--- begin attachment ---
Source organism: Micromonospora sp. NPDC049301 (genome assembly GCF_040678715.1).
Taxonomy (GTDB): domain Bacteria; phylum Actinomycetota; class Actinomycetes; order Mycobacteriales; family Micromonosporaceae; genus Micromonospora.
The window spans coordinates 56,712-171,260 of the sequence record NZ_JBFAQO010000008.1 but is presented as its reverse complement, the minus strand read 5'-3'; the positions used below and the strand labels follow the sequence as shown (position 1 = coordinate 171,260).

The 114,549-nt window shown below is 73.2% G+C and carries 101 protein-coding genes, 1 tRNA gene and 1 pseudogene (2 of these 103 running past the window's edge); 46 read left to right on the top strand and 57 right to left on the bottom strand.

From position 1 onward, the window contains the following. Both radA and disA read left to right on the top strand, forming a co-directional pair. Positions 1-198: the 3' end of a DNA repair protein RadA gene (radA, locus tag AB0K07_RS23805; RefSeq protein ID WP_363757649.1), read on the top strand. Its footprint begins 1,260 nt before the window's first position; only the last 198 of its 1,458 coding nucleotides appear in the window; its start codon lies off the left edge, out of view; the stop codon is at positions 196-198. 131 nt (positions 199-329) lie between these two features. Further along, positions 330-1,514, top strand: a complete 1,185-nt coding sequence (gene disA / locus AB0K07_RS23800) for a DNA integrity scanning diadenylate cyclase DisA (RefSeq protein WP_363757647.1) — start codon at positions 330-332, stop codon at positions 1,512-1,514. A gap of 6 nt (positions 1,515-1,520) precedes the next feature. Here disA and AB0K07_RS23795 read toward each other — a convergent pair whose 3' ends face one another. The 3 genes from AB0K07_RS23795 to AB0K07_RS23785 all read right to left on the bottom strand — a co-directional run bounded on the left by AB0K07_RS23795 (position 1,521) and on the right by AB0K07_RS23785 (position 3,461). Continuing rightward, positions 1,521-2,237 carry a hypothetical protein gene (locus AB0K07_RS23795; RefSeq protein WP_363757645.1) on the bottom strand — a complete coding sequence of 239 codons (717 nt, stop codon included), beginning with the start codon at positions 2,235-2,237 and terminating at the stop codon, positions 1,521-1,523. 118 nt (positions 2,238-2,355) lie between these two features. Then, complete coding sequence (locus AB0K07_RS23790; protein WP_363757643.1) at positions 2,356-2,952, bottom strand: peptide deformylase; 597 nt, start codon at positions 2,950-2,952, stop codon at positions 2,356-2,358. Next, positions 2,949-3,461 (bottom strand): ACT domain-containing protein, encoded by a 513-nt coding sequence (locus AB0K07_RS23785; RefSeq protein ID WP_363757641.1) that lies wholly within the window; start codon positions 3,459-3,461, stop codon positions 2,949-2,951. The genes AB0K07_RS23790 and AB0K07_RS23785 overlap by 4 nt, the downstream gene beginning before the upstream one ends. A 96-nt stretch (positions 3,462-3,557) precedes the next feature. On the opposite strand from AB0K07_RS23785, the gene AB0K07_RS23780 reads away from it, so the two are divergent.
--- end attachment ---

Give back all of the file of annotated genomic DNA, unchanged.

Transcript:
Source organism: Micromonospora sp. NPDC049301 (genome assembly GCF_040678715.1).
Taxonomy (GTDB): domain Bacteria; phylum Actinomycetota; class Actinomycetes; order Mycobacteriales; family Micromonosporaceae; genus Micromonospora.
The window spans coordinates 56,712-171,260 of the sequence record NZ_JBFAQO010000008.1 but is presented as its reverse complement, the minus strand read 5'-3'; the positions used below and the strand labels follow the sequence as shown (position 1 = coordinate 171,260).

The 114,549-nt window shown below is 73.2% G+C and carries 101 protein-coding genes, 1 tRNA gene and 1 pseudogene (2 of these 103 running past the window's edge); 46 read left to right on the top strand and 57 right to left on the bottom strand.

From position 1 onward, the window contains the following. Both radA and disA read left to right on the top strand, forming a co-directional pair. Positions 1-198: the 3' end of a DNA repair protein RadA gene (radA, locus tag AB0K07_RS23805; RefSeq protein ID WP_363757649.1), read on the top strand. Its footprint begins 1,260 nt before the window's first position; only the last 198 of its 1,458 coding nucleotides appear in the window; its start codon lies off the left edge, out of view; the stop codon is at positions 196-198. 131 nt (positions 199-329) lie between these two features. Further along, positions 330-1,514, top strand: a complete 1,185-nt coding sequence (gene disA / locus AB0K07_RS23800) for a DNA integrity scanning diadenylate cyclase DisA (RefSeq protein WP_363757647.1) — start codon at positions 330-332, stop codon at positions 1,512-1,514. A gap of 6 nt (positions 1,515-1,520) precedes the next feature. Here disA and AB0K07_RS23795 read toward each other — a convergent pair whose 3' ends face one another. The 3 genes from AB0K07_RS23795 to AB0K07_RS23785 all read right to left on the bottom strand — a co-directional run bounded on the left by AB0K07_RS23795 (position 1,521) and on the right by AB0K07_RS23785 (position 3,461). Continuing rightward, positions 1,521-2,237 carry a hypothetical protein gene (locus AB0K07_RS23795; RefSeq protein WP_363757645.1) on the bottom strand — a complete coding sequence of 239 codons (717 nt, stop codon included), beginning with the start codon at positions 2,235-2,237 and terminating at the stop codon, positions 1,521-1,523. 118 nt (positions 2,238-2,355) lie between these two features. Then, complete coding sequence (locus AB0K07_RS23790; protein WP_363757643.1) at positions 2,356-2,952, bottom strand: peptide deformylase; 597 nt, start codon at positions 2,950-2,952, stop codon at positions 2,356-2,358. Next, positions 2,949-3,461 (bottom strand): ACT domain-containing protein, encoded by a 513-nt coding sequence (locus AB0K07_RS23785; RefSeq protein ID WP_363757641.1) that lies wholly within the window; start codon positions 3,459-3,461, stop codon positions 2,949-2,951. The genes AB0K07_RS23790 and AB0K07_RS23785 overlap by 4 nt, the downstream gene beginning before the upstream one ends. A 96-nt stretch (positions 3,462-3,557) precedes the next feature. On the opposite strand from AB0K07_RS23785, the gene AB0K07_RS23780 reads away from it, so the two are divergent.